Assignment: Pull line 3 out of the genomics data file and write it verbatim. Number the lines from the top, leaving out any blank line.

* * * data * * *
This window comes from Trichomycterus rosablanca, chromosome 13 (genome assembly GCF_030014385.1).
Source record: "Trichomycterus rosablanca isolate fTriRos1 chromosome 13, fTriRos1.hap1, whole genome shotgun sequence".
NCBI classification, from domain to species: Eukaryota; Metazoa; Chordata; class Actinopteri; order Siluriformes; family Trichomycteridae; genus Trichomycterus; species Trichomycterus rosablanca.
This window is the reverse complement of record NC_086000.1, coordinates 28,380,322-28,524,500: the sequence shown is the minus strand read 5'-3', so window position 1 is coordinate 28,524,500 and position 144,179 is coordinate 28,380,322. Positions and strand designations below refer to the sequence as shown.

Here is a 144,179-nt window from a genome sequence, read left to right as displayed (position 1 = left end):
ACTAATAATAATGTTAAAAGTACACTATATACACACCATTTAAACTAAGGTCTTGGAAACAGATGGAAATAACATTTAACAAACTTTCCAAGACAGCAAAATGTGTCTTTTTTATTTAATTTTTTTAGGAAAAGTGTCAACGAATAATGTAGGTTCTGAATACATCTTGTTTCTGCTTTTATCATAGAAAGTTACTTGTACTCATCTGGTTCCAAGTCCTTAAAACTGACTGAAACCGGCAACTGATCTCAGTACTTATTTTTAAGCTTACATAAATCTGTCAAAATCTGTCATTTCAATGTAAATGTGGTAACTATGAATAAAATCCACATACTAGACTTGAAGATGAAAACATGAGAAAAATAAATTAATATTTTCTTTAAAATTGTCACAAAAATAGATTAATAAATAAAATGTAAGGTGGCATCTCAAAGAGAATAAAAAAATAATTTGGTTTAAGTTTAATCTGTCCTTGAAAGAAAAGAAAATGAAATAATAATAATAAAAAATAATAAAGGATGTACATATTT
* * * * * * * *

NCBI classification, from domain to species: Eukaryota; Metazoa; Chordata; class Actinopteri; order Siluriformes; family Trichomycteridae; genus Trichomycterus; species Trichomycterus rosablanca.